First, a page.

Do Pets Really Need Christmas Toys?

Do Pets Really Need Christmas Toys?

By Flo C. Blake

For the Independent

 

True, they’re actually family members, and yes, they do have feelings. We should love, feed and pamper them. But must we spend scarce funds from our over-extended budgets to keep them happy?

The pet toy industry seems to have latched onto something quite lucrative. Their products sell rather well. Truthfully, my pets get more presents each Christmas than all of my siblings and I ever received in our entire lifetimes.

I’ve noticed one glaringly obvious fact about my pets’ interaction with their brand new playthings. As soon as the novelty wears off (which usually takes a maximum of about five minutes,) they lose virtually all interest.

What will they typically choose to play with? Dogs seem to prefer anything that requires coordination of physical effort on the part of their owners’ muscles, and the pups’ teeth. That might include items the human must toss for Fido to catch; a rope with which they’ll both play tug-of-war, or virtually any object involving games of ‘fetch.’

Cats pay more attention to whatever they can control. If when they push on it, the object rolls around the floor, their fun and active pursuit of it begins. (They’re likely practicing the declining art of chasing mice.)  I’ve accumulated cardboard boxes brimming with containers that once housed bread crumbs, concentrated lemon juice, protein powders or supplements. The same boxes also collect discarded spools from sewing projects, cores from empty masking tape rolls, plastic stevia bottles, and long-empty prescription containers.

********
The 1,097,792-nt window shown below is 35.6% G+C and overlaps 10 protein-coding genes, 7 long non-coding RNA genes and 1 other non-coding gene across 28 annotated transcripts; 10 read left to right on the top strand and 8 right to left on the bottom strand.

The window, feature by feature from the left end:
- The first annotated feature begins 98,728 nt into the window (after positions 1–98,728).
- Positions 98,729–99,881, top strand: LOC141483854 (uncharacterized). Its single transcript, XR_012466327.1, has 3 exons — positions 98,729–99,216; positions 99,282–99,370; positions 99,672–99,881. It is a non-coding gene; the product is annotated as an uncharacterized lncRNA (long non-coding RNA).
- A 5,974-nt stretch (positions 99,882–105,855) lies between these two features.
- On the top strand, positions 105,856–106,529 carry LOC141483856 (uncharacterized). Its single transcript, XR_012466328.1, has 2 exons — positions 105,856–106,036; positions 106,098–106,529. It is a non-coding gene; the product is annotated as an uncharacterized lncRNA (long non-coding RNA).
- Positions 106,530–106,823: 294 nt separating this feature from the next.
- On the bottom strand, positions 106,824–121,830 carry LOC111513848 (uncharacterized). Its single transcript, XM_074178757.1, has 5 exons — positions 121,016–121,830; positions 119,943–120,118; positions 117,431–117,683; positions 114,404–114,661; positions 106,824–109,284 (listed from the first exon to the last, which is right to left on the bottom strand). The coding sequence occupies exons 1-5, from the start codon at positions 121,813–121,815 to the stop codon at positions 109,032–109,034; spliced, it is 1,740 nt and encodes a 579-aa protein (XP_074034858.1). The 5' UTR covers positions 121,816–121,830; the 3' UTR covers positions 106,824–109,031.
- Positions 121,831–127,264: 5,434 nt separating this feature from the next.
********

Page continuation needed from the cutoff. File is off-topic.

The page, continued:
Recycling these objects saves our landfills while helping little critters amuse themselves.

Elsewhere strewn about throughout the house sit varieties of commercially-produced toys my grown kids or I have purchased to gladden the canines’ and felines’ hearts.

The pets will play with the costly items briefly. I’d estimate that’s just long enough for me to snap photos for donors who lovingly shopped, packed the gifts securely, and mailed them here.  Then pup and kitty turn their noses up, stroll away, and resume concentrating their attention on the old box of familiar castaway remnants.

Months later, those costly gifts will remain ignored, untouched and unappreciated by the fickle, furry little ingrates.

I have nothing against the manufacturers or dealers of pet toys when I say this: if you feel lovingly generous, consider donating to  animal-rescue facilities  whatever cash you would’ve  spent on pets’ over-priced trinkets.